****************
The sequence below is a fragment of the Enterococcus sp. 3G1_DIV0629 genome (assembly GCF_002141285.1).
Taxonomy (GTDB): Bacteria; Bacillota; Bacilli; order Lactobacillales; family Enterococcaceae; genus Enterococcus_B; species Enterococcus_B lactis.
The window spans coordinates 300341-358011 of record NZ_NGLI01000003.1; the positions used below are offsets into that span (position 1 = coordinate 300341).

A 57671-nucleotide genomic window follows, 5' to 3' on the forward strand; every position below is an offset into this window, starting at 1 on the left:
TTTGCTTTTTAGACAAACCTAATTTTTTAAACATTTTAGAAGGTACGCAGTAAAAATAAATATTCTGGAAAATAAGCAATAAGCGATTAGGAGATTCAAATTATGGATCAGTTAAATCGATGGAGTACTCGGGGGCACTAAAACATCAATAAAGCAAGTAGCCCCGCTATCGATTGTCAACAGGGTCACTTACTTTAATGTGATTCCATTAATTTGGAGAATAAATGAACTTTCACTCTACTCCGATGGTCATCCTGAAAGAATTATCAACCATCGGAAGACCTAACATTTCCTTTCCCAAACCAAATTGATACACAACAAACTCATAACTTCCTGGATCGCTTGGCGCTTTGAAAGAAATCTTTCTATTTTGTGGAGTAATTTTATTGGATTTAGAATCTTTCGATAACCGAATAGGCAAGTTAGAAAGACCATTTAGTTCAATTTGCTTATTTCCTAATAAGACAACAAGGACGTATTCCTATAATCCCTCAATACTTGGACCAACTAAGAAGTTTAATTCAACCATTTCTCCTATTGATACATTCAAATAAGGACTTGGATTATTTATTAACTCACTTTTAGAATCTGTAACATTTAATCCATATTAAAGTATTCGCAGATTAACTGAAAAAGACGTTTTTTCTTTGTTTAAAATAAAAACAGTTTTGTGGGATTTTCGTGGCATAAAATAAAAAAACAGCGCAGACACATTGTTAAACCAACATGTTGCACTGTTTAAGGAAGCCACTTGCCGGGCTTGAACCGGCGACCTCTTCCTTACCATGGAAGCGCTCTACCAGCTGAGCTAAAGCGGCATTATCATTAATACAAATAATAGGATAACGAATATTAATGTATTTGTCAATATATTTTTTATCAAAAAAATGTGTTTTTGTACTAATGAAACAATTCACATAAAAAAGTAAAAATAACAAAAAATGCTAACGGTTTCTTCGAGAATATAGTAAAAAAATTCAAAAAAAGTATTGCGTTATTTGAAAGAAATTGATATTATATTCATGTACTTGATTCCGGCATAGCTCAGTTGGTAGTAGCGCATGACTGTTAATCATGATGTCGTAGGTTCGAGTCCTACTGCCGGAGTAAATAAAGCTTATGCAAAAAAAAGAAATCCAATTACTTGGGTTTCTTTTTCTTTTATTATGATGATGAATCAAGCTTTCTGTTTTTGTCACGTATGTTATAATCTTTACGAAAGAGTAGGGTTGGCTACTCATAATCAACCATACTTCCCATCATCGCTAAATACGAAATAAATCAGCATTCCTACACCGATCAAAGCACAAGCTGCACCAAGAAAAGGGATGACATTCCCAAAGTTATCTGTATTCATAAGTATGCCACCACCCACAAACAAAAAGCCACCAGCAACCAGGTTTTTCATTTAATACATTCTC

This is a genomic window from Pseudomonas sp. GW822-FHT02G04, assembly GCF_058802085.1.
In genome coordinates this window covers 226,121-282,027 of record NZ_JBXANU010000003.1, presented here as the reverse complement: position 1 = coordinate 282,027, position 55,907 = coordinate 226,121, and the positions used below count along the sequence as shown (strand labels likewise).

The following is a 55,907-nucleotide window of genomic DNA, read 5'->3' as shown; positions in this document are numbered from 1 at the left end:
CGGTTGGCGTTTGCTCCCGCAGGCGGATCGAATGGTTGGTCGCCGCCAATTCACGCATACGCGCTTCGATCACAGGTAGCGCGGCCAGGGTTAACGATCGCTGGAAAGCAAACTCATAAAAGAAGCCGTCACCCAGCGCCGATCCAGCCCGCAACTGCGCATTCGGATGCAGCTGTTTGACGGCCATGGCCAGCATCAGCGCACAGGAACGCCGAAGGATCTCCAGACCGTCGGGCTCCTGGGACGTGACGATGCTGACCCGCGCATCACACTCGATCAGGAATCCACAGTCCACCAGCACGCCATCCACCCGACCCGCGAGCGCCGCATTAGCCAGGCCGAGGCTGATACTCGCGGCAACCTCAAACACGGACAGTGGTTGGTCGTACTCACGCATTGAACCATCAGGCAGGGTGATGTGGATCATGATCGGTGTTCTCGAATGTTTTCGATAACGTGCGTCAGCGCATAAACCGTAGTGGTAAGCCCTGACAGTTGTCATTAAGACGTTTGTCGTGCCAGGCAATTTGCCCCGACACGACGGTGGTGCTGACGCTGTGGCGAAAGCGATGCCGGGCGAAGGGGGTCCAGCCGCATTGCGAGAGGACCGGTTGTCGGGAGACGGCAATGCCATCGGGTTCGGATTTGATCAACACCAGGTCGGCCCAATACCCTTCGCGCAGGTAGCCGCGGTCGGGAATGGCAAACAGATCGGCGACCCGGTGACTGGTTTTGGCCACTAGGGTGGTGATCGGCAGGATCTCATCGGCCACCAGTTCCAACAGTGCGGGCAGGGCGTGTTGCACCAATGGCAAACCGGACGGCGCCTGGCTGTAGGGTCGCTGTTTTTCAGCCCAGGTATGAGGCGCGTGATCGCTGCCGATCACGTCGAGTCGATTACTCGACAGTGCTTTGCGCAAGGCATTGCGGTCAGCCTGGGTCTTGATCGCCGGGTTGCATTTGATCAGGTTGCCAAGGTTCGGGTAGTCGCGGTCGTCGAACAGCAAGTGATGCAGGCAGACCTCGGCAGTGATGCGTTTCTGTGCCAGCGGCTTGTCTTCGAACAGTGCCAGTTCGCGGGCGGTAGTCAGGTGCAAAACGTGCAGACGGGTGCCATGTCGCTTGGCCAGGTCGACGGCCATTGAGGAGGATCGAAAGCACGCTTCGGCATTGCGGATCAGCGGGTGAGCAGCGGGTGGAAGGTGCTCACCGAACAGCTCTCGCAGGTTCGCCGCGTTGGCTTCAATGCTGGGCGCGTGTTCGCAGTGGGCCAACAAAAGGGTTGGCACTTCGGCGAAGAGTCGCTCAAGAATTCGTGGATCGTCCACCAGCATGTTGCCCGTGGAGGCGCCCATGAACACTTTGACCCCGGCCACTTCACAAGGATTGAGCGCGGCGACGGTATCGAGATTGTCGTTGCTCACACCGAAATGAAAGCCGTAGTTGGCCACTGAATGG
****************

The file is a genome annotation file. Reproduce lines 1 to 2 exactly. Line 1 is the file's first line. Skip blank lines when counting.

The sequence below is a fragment of the Enterococcus sp. 3G1_DIV0629 genome (assembly GCF_002141285.1).
Taxonomy (GTDB): Bacteria; Bacillota; Bacilli; order Lactobacillales; family Enterococcaceae; genus Enterococcus_B; species Enterococcus_B lactis.